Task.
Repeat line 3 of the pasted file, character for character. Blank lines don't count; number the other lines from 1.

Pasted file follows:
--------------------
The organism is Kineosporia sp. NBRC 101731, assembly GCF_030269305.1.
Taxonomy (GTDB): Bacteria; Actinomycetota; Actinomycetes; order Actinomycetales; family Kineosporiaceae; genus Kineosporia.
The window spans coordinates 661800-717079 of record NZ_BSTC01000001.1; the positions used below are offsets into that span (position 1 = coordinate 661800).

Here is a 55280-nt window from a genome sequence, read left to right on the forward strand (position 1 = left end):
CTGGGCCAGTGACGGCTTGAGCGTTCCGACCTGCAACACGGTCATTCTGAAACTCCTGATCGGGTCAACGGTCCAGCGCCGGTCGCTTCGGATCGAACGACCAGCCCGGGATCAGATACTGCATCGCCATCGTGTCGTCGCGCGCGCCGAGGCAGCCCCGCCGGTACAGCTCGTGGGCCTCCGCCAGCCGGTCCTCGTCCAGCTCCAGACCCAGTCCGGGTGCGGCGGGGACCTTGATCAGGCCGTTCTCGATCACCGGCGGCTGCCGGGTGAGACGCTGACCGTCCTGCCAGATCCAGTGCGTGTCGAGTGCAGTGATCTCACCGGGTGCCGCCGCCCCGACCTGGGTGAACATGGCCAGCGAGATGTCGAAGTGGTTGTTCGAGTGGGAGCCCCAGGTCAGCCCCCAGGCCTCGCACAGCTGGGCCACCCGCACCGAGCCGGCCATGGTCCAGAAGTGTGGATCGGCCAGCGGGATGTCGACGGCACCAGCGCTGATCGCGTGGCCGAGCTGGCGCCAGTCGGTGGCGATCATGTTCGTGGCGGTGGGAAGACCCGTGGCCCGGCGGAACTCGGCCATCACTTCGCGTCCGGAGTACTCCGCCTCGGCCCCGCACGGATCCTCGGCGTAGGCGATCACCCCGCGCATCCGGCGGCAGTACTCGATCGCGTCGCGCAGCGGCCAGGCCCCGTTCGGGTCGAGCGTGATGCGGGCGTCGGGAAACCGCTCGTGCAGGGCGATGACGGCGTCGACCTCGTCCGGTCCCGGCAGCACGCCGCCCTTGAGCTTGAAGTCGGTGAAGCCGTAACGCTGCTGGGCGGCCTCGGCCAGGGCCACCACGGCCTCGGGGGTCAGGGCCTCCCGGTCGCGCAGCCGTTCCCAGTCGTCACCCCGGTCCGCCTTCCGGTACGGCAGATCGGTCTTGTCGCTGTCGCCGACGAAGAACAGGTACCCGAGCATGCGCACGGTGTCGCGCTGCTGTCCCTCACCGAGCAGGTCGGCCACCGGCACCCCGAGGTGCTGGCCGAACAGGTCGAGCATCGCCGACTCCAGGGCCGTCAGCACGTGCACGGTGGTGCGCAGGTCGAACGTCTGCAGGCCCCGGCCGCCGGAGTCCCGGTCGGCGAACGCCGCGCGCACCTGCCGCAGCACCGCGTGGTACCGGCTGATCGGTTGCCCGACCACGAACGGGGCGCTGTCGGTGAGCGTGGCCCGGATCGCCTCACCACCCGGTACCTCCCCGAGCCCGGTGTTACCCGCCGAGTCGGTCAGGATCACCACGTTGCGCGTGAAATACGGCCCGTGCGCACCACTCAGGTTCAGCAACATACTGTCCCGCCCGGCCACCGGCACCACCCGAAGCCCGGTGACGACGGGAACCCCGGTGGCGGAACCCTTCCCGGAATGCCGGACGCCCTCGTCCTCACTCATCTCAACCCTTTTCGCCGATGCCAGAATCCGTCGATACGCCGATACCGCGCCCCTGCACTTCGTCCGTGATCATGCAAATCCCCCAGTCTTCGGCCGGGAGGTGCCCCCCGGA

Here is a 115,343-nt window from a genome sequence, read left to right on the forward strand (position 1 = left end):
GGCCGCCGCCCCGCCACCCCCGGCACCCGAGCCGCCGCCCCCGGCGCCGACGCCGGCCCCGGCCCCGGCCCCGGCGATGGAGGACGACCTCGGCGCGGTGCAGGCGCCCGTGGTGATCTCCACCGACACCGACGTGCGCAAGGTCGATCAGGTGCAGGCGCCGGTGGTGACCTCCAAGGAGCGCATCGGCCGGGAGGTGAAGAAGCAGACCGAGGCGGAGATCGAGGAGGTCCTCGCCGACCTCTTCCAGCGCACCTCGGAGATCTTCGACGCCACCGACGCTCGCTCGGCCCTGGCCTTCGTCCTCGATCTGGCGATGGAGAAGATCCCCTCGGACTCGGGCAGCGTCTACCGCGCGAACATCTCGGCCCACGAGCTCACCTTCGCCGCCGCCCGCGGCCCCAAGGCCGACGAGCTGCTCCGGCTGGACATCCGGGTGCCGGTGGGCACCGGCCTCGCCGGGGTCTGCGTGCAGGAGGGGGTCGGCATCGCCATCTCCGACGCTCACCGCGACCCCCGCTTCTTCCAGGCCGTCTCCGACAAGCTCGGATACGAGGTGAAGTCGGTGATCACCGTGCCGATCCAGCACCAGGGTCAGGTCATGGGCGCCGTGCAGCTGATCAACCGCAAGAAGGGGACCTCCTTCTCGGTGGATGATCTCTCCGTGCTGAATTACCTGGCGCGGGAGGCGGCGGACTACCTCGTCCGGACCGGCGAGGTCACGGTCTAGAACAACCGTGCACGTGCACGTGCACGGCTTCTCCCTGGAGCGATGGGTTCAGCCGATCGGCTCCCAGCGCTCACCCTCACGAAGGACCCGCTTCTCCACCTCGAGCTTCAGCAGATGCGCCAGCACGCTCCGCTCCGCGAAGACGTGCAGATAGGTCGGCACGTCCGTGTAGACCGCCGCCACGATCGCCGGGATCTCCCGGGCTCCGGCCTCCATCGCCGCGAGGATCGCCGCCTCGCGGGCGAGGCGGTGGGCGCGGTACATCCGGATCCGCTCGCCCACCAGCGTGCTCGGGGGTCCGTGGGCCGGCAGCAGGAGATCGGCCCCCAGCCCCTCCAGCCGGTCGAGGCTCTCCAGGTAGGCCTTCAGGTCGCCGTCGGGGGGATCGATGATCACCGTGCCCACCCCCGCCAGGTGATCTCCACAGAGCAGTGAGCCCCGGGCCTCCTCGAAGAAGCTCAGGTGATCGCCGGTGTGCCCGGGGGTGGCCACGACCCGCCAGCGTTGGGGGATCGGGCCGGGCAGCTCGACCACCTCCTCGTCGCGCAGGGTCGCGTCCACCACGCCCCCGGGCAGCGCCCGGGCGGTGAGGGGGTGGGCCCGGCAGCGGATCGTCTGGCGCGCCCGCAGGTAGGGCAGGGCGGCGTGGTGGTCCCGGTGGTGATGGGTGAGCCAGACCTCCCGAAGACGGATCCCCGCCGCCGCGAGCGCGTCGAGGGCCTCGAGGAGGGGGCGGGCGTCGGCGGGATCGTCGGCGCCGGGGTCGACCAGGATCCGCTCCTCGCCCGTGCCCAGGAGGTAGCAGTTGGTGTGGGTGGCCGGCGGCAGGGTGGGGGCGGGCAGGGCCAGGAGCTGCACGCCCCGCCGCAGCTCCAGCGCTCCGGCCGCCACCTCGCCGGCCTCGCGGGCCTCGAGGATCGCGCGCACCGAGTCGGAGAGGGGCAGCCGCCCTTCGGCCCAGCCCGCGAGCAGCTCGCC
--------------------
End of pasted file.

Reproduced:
The window spans coordinates 661800-717079 of record NZ_BSTC01000001.1; the positions used below are offsets into that span (position 1 = coordinate 661800).